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The cost of living crisis casts a shadow over Black Friday in the UK-

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– Retailers across Europe often experience large numbers of customers in the Black Friday shopping frenzy, but as rising prices this year have eroded real wages and reduced living standards, consumers tend to be more cautious with regarding your expenses.

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Lily, a customer in the United Kingdom (UK), said that she had to reduce her purchasing plan due to the high rate of inflation. People are “holding on to their money a little more” and are “a little more cautious about what they buy these days, especially since Christmas is right around the corner,” she said.

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Inflation in the UK rose 11.1 percent in October, hitting a new 41-year high. After taking inflation into account, the average regular wage fell 2.7 percent between July and September, the biggest drop in growth since comparable records began in 2001, according to the Office for National Statistics (ONS).

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Amid the worsening cost of living crisis, UK consumer confidence in November still hovered near record lows after bottoming out in September, surveys by market research firm GfK showed.

“Retailers are desperate to be encouraged to spend, but the worry is that it could turn into a gloomier Friday,” said analyst Susannah Streeter at financial services firm Hargreaves Lansdown.

Although some researchers still expect UK spending to rise by around 0.8 percent over the weekend, including Black Friday and Cyber ​​Monday, this figure masks the impact of inflation on volumes, Streeter said. “Increasing prices mean we can put fewer items in virtual carts and baskets.”

As of Friday midday, the number of shoppers at UK retailers was more than 22 per cent below levels prior to the 2019 COVID-19 pandemic, according to data provider Springboard.

“I would say that, right now, the challenge facing retailers is probably even more difficult than the one they faced during a pandemic” because consumer confidence and the cost of living crisis are so dominant in people’s minds, Andrew Goodacre, chief executive of the British Independent Retailers Association (Bira), told .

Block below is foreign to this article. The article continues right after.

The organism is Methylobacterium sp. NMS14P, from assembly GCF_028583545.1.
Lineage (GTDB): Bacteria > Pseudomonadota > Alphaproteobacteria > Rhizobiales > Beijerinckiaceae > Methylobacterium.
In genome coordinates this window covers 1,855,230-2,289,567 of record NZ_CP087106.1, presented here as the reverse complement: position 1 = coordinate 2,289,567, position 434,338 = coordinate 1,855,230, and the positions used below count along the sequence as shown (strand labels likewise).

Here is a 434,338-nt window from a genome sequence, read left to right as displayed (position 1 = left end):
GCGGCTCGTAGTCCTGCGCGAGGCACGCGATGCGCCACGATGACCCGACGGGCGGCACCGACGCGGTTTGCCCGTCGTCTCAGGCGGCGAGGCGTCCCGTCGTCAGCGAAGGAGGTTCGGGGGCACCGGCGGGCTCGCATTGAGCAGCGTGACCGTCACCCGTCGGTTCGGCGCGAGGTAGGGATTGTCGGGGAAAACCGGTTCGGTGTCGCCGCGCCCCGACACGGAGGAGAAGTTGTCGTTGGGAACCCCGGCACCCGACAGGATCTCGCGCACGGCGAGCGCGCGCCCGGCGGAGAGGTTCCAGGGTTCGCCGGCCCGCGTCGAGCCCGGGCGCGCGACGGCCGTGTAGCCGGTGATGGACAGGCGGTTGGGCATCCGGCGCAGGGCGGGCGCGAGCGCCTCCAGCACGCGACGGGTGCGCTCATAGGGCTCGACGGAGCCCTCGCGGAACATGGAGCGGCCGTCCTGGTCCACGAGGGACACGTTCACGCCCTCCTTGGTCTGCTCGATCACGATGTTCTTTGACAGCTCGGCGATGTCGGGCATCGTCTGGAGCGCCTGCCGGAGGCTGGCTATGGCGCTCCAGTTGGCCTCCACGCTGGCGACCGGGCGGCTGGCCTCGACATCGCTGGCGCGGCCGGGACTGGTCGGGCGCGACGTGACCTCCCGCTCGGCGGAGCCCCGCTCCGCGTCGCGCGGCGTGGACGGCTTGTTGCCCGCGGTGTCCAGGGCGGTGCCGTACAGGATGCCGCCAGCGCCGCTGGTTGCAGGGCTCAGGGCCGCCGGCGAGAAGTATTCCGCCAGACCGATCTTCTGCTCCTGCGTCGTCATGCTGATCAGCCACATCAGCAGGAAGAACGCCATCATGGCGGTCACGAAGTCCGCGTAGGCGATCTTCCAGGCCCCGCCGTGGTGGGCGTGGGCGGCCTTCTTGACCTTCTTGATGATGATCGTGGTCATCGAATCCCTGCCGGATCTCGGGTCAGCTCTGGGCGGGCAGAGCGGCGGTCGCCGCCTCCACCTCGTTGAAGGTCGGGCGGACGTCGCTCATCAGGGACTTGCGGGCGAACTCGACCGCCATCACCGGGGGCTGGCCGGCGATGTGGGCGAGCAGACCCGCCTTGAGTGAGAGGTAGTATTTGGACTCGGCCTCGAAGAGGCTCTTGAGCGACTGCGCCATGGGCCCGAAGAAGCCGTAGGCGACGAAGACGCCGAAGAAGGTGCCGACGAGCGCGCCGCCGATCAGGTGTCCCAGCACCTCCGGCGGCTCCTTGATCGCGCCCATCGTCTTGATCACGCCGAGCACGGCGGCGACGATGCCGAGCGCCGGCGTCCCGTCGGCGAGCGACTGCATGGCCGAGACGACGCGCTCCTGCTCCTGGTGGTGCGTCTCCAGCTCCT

“We have seen retail sales fall in October and September and that will put pressure on Black Friday to be as successful as it has been in previous years. Weak consumer demand is a real threat to high streets across the country.” added Goodacre. .

Throughout Europe, the prospects are not rosy either. Inflation is high. The energy crisis may last beyond winter. The recession is on the horizon. All of this is weighing down consumers, dealing a heavy blow to household budgets and casting a shadow over shopping events.

“We already started promotions at the end of October and beginning of November, because we see that we need a longer period of sales,” said Miha Drganec, sales manager at Big Bang Electronic Store in Ljubljana.

The outlook for the eurozone’s traditional winter sales is subdued this year and any momentum will not be enough to prevent consumer spending from contracting in the fourth quarter, said Tomas Dvorak, a senior economist at economic advisory firm Oxford Economics. .

Pessimism is also expected to hang over Europe over Christmas. “Consumers are unlikely to splurge during holiday sales and much more likely to become thrifty. Similarly, retailers’ assessment of current and expected business conditions heading into the festive season have been grim.” Dvorak.

No quick improvement in sight. Inflation is expected to ease in 2023 but will likely remain high at 7 percent in the European Union and 6.1 percent in the eurozone, statistics show.

“I think it’s also important to keep your life going, but still maybe save on something that’s not a necessity, that you don’t really need right now. And then hopefully inflation will stop rising, and we can all go back to be a little more normal.” life,” Steffen Nielsen, a client in Copenhagen, told .

Produced by Global Service

(Xinhua)

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